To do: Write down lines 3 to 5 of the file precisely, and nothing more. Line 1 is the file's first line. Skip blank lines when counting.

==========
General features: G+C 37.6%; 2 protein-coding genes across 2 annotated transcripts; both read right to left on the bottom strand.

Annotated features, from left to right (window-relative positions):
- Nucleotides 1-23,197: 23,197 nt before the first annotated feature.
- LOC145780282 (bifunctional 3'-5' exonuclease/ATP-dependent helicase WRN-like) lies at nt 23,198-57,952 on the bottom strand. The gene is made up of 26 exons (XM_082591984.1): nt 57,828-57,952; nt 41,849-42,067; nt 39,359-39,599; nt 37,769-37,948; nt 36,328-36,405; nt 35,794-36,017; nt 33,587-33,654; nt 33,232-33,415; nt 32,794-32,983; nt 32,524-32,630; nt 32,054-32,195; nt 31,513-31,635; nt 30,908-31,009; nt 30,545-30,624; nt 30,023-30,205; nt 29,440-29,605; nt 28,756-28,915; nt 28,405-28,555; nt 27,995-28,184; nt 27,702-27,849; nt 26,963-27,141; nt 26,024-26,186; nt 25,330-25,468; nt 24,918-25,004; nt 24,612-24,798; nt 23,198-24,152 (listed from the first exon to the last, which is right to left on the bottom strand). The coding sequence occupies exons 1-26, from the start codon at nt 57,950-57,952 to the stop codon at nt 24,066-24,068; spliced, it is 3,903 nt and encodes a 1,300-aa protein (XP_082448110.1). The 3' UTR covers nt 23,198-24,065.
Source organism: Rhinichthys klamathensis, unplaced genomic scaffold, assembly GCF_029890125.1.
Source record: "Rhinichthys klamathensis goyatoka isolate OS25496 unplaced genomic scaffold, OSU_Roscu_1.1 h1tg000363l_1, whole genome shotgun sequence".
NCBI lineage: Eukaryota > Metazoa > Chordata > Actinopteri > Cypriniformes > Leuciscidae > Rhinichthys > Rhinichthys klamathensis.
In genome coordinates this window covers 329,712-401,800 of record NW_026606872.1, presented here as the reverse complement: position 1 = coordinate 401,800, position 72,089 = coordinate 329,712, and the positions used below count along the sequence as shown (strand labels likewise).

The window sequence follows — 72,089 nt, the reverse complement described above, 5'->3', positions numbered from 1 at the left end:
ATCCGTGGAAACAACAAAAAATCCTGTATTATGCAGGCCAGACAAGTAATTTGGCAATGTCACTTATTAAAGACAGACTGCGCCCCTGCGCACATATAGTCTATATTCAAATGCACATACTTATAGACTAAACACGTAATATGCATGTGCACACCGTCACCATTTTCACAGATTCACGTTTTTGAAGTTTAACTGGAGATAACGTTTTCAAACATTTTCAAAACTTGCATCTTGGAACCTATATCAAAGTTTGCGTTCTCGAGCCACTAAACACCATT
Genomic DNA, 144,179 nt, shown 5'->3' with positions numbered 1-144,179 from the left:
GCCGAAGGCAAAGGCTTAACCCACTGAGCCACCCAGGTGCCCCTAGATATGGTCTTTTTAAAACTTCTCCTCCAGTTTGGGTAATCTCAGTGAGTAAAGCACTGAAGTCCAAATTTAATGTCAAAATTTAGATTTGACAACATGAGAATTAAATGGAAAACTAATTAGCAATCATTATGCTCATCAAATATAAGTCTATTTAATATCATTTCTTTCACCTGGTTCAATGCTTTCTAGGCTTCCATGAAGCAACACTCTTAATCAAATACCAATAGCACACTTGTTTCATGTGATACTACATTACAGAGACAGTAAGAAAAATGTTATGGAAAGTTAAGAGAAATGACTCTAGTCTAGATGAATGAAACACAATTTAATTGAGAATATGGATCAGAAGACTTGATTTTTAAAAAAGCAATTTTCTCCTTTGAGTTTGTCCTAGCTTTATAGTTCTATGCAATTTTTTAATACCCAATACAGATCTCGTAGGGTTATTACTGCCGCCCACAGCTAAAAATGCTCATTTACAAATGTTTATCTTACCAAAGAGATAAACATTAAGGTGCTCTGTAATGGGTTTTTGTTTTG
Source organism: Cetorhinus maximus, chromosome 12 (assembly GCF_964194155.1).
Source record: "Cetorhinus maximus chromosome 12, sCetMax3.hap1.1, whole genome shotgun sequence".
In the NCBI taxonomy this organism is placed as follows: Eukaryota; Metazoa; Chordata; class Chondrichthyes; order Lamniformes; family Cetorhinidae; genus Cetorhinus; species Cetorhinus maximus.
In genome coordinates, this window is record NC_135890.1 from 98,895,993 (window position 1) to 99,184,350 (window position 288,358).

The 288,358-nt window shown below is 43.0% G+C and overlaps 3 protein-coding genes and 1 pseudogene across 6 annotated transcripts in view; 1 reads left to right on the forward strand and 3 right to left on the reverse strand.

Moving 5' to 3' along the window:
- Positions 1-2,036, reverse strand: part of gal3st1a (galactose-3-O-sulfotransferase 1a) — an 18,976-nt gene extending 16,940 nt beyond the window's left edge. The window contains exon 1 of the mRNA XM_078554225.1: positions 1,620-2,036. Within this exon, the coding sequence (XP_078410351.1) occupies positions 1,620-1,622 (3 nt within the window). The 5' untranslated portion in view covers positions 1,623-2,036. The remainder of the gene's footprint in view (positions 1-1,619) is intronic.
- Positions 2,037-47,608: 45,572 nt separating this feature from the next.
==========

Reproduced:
- Nucleotides 1-23,197: 23,197 nt before the first annotated feature.
- LOC145780282 (bifunctional 3'-5' exonuclease/ATP-dependent helicase WRN-like) lies at nt 23,198-57,952 on the bottom strand. The gene is made up of 26 exons (XM_082591984.1): nt 57,828-57,952; nt 41,849-42,067; nt 39,359-39,599; nt 37,769-37,948; nt 36,328-36,405; nt 35,794-36,017; nt 33,587-33,654; nt 33,232-33,415; nt 32,794-32,983; nt 32,524-32,630; nt 32,054-32,195; nt 31,513-31,635; nt 30,908-31,009; nt 30,545-30,624; nt 30,023-30,205; nt 29,440-29,605; nt 28,756-28,915; nt 28,405-28,555; nt 27,995-28,184; nt 27,702-27,849; nt 26,963-27,141; nt 26,024-26,186; nt 25,330-25,468; nt 24,918-25,004; nt 24,612-24,798; nt 23,198-24,152 (listed from the first exon to the last, which is right to left on the bottom strand). The coding sequence occupies exons 1-26, from the start codon at nt 57,950-57,952 to the stop codon at nt 24,066-24,068; spliced, it is 3,903 nt and encodes a 1,300-aa protein (XP_082448110.1). The 3' UTR covers nt 23,198-24,065.
Source organism: Rhinichthys klamathensis, unplaced genomic scaffold, assembly GCF_029890125.1.